by Gena Radcliffe
Mine was in Ventnor, New Jersey, a few blocks from my grandparents’ house. My grandfather rarely rented movies--he was an inveterate recorder, to the point where he kept a pen and paper spreadsheet mapping out everything he planned to tape in a given week. His membership card for the local video store existed mostly so I could use it, renting some nonsense that no one else in the house would watch with me except my uncle on occasion, quality programming like Humanoids From the Deep or Tourist Trap.
Terror in the Aisles fell under my radar when it was released in theaters in October of 1984 (though, to be fair, it fell under most people’s radars, because it opened against The Terminator the same weekend). Its stark white and red against black box cover art immediately caught my eye when it was released to home video the following summer. I rented it, and then a couple weeks later I rented it again, and then I kept on renting it, several times over the entire year. I was thirteen, and proclaimed myself to be a horror fanatic, but Terror in the Aisles showed me that I had barely scratched the surface.
It was released at a time when Hollywood was feeling particularly, uh, self-congratulatory, resulting in several clips-driven movies solely about how great movies are, including That’s Entertainment, That’s Entertainment Part II, and That’s Dancing. Terror in the Aisles was actually the third of three documentaries devoted to horror movies, after 1982’s Coming Soon and It Came From Hollywood. While the two earlier films focused largely on horror/sci-fi made during the 1950s and earlier, Terror in the Aisles was devoted mostly to contemporary (for the time at least) releases, a couple of which, including Videodrome and Firestarter, had barely left theaters before being included in it.
Upon rewatching Terror in the Aisles as an adult, it becomes far more noticeable that, for dedicated horror aficionados, it barely rates as any sort of primer on essential films in the genre. There’s nothing at all mentioned about giallo, Hammer horror, or anything at all made outside of North America. At no point does it ever really explore the history of horror, and such genre icons as Vincent Price, Bela Lugosi, and Lon Chaney are barely seen, let alone acknowledged.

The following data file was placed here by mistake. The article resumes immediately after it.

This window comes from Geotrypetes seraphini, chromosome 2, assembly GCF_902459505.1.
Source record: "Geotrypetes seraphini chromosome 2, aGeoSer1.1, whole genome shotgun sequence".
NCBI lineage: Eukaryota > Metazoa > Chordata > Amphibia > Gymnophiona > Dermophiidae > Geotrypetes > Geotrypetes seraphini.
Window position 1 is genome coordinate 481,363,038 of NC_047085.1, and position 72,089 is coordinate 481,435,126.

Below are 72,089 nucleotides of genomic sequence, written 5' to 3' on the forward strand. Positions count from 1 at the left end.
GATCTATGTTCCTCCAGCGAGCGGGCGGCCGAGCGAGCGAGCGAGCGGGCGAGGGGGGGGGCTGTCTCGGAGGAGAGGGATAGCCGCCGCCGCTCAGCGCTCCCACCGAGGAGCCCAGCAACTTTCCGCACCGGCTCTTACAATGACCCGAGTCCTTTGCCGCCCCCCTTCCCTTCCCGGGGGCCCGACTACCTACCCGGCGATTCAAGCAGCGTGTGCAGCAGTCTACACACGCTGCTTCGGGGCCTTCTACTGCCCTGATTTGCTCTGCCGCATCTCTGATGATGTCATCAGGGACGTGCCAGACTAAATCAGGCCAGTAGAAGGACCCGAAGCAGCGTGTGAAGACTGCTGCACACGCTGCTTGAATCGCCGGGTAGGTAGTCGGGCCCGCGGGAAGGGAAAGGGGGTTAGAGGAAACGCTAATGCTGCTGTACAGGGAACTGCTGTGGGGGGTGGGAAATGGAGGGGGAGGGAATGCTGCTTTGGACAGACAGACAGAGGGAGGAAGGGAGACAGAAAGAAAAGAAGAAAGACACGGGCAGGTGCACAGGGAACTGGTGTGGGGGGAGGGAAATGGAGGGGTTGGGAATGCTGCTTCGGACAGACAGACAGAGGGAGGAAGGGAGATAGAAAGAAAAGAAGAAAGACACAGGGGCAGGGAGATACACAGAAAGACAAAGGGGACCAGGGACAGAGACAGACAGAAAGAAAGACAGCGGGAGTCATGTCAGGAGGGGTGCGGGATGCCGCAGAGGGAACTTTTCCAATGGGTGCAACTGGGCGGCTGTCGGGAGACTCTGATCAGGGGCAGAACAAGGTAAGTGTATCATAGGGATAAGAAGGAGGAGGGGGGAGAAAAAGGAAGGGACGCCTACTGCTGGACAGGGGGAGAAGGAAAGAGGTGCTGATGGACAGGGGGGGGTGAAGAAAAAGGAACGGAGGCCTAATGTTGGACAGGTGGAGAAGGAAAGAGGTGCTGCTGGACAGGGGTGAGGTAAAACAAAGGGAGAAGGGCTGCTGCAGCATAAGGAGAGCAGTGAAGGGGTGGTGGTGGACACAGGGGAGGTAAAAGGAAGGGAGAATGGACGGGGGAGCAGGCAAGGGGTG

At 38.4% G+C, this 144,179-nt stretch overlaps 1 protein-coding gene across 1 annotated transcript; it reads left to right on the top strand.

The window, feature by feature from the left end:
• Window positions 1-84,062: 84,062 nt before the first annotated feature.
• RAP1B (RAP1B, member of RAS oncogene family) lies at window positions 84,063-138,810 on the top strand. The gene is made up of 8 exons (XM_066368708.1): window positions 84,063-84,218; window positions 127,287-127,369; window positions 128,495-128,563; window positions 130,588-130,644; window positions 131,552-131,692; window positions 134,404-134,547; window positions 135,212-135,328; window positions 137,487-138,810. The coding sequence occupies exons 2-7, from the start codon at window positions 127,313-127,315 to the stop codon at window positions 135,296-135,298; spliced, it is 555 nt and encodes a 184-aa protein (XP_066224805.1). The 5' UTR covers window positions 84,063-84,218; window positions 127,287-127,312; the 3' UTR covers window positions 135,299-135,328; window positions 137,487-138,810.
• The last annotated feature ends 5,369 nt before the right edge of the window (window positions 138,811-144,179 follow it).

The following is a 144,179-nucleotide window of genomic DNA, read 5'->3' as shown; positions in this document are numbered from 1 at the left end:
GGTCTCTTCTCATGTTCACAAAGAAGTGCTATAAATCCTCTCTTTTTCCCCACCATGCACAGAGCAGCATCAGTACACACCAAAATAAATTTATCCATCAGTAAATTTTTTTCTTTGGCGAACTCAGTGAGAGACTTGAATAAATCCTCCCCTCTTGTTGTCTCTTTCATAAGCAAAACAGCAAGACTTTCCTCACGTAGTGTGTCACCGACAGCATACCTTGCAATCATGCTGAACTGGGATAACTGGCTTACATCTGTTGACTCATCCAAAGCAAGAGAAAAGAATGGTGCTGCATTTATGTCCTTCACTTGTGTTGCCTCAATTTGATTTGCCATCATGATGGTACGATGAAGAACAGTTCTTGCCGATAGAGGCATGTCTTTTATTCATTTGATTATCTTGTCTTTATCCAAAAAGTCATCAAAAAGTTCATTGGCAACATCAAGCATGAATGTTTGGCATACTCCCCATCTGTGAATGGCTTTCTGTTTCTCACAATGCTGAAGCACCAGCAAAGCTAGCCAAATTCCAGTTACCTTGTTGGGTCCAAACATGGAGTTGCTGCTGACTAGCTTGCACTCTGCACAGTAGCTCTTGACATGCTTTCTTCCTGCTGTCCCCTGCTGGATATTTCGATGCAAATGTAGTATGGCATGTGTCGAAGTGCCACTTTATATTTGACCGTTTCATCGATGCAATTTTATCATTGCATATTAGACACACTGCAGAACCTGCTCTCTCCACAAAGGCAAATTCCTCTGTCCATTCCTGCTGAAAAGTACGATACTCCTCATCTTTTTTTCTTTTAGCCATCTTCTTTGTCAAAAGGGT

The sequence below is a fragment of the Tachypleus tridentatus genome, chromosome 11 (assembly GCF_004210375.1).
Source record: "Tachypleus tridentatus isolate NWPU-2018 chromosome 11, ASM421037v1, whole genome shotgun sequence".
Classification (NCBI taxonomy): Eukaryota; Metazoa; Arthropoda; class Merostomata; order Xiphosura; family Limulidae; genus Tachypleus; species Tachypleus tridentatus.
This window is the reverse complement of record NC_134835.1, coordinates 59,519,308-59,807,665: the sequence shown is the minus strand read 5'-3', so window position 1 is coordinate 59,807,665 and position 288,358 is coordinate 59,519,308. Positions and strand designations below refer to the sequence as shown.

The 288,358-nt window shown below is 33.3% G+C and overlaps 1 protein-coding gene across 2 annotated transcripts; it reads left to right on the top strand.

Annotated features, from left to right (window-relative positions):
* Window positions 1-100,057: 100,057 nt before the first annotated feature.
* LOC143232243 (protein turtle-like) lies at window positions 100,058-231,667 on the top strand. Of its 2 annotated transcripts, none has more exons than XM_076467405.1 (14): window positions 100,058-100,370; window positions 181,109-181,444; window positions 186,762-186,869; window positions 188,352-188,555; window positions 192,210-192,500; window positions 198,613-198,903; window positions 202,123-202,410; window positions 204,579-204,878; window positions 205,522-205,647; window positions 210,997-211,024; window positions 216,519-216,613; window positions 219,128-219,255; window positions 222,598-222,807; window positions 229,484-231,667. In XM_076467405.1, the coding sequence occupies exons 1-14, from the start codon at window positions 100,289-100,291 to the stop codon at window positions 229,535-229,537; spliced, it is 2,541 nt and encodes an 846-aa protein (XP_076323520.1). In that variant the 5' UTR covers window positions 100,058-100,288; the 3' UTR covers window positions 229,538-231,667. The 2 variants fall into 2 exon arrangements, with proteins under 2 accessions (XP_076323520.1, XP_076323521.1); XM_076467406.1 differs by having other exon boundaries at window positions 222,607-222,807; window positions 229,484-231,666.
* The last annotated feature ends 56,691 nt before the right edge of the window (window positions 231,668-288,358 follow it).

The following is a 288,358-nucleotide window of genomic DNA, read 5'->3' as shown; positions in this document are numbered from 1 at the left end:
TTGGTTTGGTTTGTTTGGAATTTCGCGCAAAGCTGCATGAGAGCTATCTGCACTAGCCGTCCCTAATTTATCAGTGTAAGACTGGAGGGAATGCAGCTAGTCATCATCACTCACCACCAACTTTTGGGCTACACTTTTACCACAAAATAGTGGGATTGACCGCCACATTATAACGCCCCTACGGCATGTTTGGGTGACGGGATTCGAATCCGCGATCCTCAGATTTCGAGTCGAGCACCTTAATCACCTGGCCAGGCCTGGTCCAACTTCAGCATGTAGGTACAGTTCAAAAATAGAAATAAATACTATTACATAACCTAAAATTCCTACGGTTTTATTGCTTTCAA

What does get mentioned, curiously, are decidedly non-horror films such as Klute, Marathon Man, and, most puzzlingly, Nighthawks and Vice Squad. Of the two, Vice Squad has the tiniest bit of grounds to argue that it qualifies as a horror movie, thanks largely to its villain, a murderous pimp hilariously named Ramrod (Wings Hauser). Like Jason Voorhees and Michael Myers, Ramrod has to be killed a couple of times before he finally stays dead, but other than that, it’s a standard, albeit gruesome, crime thriller about life in the mean streets of Los Angeles. It’s unclear why he and Rutger Hauer’s international terrorist Wulfgar in Nighthawks were both offered up as the ultimate in horror movie villains, as opposed to, say, Reverend Harry Powell in Night of the Hunter, a film which far more qualifies as horror, and yet isn’t mentioned at all.
Psycho, Friday the 13th, The Texas Chainsaw Massacre), balanced with stuff that had already been forgotten by 1984, let alone now (Nightwing, Saturday the 14th), and “sure, why the hell not” oddities like Midnight Express and Ms. 45, Abel Ferrara’s rape revenge thriller, and the only featured film that, even well into middle age, I still haven’t been able to bring myself to watch. You’re not going to win any high level trivia contests with what you see in Terror in the Aisles, but if you happen to find yourself making small talk with a stranger specifically about American horror movies released between 1970 and 1982, you’re in luck.